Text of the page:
And all the time his mind was pulsating at the haunting briefing he’d
been given – and the responsibility he must discharge to honour the values, the traditions for which he had once campaigned.

Even if he could keep up this pace, he wasn’t sure he would make the deadline. He was slowing visibly as he lurched past the grey, gaunt Ministry of Defence building, with its tunnel under Whitehall. Four minutes to go.

He ducked left into 1 Parliament Street to avoid traffic- light delays across the road to the Palace of Westminster, and dodged left past the security officers, who immediately recognised a familiar face, pressing a button and waving him through the normal visitor barrier.

Now he could hear the rasping bell ringing, summoning him insistently. Down the stairs. Around the corner. Doors opening automatically. Across the courtyard. Panting up more stairs. Pushing through another set of doors.

Past the Despatch Box coffee shop and across the Portcullis House atrium. Nobody paying a blind bit of interest – sprinting adults, mostly well out of shape, normal for these voting moments. Sweating like mad, down the escalator. Spotting a few others desperately running as well.

Quickly. Don’t even think you are knackered. Just keep going.

Through a corridor joining the modern building and the old palace. Left under an arch into the open courtyard where the smokers congregated. Then right, pressing open the door, his pass not needed because a vote was on, clambering up winding stairs, pushing past gossiping colleagues coming the other way, having completed their duty.

Muttering to himself: ‘Out of my bloody way!’

On his left, the Leader of the Opposition’s office. On his right, first the Foreign Secretary’s, then the Prime Minister’s office.

Seconds to go, back of the Speaker’s Chair just ahead, figures pouring out of the Noes Lobby to his left. On the right a doorkeeper poised, ready for the summons.

‘Lock the doors!’ The doorkeeper, catching sight of him but determined nevertheless to carry out her duty on time, began to wrench the doors closed.

He burst through the narrowing opening, catching his shoe and tumbling to the carpet of the Ayes Lobby.

He had made it. Only just. Utter relief. His vote might be vital, for his party whips weren’t sure how many defectors might be in the other lobby.

But what a way to run a bloody country.

Want to read more…



About the Author

Peter Hain is a politician who as a teenager, newly moved to the UK from South Africa, was a leading activist in the Anti-Apartheid Movement. A documentary about the central role he played in the Stop the Tour campaign 1970 was released by BT Sport in December last year. He then went into politics becoming a cabinet minister for Labour under Tony Blair and Gordon Brown. Since standing down as an MP in 2015, he has sat in the House of Lords and still lives in his former constituency of Neath in Wales. He has written numerous works of non-fiction but this is his first thriller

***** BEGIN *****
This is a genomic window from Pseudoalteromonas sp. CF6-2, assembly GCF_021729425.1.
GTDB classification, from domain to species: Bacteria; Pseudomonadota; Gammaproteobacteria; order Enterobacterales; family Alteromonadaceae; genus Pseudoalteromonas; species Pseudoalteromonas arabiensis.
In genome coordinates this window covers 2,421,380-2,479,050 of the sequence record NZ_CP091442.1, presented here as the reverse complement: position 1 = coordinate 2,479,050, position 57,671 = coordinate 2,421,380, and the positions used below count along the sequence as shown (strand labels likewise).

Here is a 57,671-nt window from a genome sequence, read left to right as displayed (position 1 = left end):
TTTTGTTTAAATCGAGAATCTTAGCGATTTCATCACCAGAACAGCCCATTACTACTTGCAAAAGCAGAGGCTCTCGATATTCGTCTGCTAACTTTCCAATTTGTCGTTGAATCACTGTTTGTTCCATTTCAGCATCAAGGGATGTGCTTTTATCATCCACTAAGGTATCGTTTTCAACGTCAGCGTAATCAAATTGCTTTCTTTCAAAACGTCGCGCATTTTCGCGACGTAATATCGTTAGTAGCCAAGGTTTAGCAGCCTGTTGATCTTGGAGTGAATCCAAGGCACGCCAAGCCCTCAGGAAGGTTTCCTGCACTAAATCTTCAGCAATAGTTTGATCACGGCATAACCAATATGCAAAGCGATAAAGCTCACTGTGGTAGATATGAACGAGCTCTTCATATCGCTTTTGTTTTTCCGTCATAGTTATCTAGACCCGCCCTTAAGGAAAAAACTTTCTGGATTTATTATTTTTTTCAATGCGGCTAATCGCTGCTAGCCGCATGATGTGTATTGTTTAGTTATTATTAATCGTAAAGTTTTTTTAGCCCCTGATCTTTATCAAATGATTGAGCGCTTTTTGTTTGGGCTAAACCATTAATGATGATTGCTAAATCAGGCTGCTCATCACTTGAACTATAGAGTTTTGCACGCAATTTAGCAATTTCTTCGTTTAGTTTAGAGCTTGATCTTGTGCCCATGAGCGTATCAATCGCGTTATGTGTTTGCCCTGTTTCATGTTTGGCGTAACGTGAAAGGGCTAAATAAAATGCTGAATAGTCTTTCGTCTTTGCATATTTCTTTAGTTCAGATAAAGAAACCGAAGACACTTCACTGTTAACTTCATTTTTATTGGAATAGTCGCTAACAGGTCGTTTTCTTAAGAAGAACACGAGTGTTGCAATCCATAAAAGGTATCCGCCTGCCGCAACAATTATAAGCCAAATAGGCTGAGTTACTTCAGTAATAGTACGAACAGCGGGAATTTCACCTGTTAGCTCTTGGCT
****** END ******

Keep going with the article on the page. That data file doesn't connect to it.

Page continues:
Follow the tour

Bloody Scotland: 2020 McIlvanney Prize Finalist Blog Tour Q&A with Ambrose Parry #blogtour @BloodyScotland @Brownlee_Donald @ambroseparry

Today I’m thrilled to be taking part in the Bloody Scotland blog tour with a Q&A with Ambrose Parry, author of one of the four books shortlisted for this year’s McIlvanney Prize.

Those who follow this blog will know that Bloody Scotland is one of my favourite bookish events of the year and even though it can’t go ahead in its usual format this year I’m very excited that they’ve organised a whole raft of online events that are available for free (details of all events and tickets can be found here). I’ve volunteered at the event for the last two years so I’m really going to miss the Friday night torchlight procession through the streets of Stirling, getting to see some of my favourite authors and the wonderful atmosphere but I guess going virtual means I’ll finally make it to Crime at the Coo (tickets usually sell out in minutes).

One of the first events as always is the award of the McIlvanney Prize to the Scottish Crime Book of the year. This year’s finalists are Whirligig by Andrew James Greig, A Dark Matter by Doug Johnstone, Pine by Francine Toon and The Art of Dying by Ambrose Parry aka Chris Brookmyre and Marisa Haetzman.

I’m a pretty big fan of Ambrose Parry and the Raven, Fisher and Simpson series so I was thrilled to be asked to do a Q&A with them as part of the McIlvanney Finalist blog tour. Before I get to the questions however I should probably tell you a little about the book.

About the Book

The Art of Dying (Raven, Fisher, and Simpson, #2)